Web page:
University of Khartoum

Biology, Tissue Culture, Molecular Systematic, Quantitative Estimation of Zeatin and Potential Uses of Moringa Species in Sudan

Biology, Tissue Culture, Molecular Systematic, Quantitative Estimation of Zeatin and Potential Uses of Moringa Species in Sudan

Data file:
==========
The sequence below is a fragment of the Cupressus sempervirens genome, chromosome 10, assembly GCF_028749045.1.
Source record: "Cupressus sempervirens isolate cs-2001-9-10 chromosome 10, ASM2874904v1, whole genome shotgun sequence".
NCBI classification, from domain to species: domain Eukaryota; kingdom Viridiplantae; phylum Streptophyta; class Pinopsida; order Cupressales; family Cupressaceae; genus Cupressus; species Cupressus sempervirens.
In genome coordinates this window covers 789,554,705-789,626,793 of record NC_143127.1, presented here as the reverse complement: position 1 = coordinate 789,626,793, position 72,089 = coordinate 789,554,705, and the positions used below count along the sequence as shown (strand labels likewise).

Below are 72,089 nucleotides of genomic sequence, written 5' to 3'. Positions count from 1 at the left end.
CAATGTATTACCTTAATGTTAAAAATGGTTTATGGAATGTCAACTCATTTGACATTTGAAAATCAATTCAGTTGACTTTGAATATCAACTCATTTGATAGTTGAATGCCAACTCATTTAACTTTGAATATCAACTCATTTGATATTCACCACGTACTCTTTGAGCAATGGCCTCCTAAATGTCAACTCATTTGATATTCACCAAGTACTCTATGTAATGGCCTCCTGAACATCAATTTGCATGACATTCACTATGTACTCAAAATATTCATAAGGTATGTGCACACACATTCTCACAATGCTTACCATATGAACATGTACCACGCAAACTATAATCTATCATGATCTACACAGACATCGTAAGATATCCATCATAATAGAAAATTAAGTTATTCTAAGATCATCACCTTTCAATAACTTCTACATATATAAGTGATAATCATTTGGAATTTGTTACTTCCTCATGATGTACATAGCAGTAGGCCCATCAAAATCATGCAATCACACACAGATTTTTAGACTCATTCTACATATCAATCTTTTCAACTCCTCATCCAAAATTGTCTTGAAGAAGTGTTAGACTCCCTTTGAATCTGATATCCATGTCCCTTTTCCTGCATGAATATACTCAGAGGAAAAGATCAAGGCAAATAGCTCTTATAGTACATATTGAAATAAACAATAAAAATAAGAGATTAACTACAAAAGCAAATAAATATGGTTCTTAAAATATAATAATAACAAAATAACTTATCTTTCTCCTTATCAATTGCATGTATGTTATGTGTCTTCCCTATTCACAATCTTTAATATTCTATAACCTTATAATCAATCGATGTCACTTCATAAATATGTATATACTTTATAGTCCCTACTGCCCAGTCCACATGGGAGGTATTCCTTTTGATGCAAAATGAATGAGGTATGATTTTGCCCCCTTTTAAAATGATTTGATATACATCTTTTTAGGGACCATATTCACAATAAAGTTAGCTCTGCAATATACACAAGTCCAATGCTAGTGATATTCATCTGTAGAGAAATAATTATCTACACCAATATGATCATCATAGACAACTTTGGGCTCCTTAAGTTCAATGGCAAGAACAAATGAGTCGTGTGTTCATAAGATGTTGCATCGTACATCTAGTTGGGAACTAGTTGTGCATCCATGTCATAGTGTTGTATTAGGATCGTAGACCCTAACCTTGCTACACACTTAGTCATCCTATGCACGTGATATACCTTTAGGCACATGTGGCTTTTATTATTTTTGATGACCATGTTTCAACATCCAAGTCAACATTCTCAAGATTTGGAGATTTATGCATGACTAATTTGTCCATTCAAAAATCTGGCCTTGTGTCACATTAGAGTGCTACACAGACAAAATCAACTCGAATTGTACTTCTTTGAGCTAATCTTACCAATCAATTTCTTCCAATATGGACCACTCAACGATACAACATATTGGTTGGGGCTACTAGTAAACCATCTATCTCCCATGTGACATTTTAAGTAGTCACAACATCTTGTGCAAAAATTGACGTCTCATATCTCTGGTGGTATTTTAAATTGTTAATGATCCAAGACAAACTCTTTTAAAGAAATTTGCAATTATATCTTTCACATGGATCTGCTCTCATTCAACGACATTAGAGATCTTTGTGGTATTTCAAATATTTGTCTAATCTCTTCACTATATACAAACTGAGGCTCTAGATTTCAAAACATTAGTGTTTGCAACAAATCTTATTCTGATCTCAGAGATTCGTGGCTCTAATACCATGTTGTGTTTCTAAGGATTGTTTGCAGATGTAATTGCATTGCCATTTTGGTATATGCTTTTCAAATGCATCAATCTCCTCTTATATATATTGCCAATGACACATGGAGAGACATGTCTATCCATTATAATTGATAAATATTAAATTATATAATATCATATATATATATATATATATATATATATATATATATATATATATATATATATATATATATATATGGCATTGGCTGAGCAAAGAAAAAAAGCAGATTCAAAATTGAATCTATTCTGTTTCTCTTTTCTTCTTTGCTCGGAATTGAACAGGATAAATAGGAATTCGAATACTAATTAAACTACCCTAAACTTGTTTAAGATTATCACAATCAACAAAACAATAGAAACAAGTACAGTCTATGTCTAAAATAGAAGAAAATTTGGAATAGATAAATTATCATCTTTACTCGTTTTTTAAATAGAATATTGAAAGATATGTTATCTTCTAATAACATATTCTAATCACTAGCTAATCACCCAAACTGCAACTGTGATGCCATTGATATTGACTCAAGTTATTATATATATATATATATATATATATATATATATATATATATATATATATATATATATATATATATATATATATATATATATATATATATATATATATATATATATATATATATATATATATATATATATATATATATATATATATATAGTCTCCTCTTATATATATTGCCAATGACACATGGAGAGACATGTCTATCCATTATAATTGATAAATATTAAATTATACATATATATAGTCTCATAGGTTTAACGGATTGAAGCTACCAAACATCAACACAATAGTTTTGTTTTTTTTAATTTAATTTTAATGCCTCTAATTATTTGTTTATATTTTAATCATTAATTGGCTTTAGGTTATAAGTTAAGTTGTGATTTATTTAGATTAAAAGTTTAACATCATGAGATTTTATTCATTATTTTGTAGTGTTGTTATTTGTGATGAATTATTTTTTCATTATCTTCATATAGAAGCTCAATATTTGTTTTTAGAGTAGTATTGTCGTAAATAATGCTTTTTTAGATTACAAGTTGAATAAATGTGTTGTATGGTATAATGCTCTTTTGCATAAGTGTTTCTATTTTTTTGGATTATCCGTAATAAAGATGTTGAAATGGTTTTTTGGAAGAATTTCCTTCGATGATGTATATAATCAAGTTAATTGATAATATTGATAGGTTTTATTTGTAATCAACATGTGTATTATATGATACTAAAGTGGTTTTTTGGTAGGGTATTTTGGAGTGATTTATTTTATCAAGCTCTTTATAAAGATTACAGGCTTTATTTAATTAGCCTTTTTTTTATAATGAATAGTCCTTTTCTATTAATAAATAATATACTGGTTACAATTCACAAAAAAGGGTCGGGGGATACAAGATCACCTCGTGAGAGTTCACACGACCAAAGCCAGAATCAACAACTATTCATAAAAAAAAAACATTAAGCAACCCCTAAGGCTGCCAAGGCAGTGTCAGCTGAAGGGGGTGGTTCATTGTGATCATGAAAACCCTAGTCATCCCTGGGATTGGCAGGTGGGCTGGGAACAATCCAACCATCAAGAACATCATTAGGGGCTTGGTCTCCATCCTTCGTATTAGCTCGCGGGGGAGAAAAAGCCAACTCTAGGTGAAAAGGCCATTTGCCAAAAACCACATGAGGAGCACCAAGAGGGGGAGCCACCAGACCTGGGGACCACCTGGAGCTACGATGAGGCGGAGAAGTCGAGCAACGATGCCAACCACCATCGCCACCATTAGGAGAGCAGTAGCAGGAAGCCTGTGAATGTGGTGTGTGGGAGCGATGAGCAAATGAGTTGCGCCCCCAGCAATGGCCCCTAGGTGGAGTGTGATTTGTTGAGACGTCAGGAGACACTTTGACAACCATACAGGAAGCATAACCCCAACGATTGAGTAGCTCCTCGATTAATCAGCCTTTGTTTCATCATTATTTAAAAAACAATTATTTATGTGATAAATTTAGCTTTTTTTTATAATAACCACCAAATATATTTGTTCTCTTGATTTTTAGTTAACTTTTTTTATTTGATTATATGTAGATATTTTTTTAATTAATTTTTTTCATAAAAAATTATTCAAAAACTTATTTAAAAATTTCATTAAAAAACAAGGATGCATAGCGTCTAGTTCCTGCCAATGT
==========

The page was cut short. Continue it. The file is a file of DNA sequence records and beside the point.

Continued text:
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Title: Biology, Tissue Culture, Molecular Systematic, Quantitative Estimation of Zeatin and Potential Uses of Moringa Species in Sudan
Author: Hamed, Sarra Ali Saad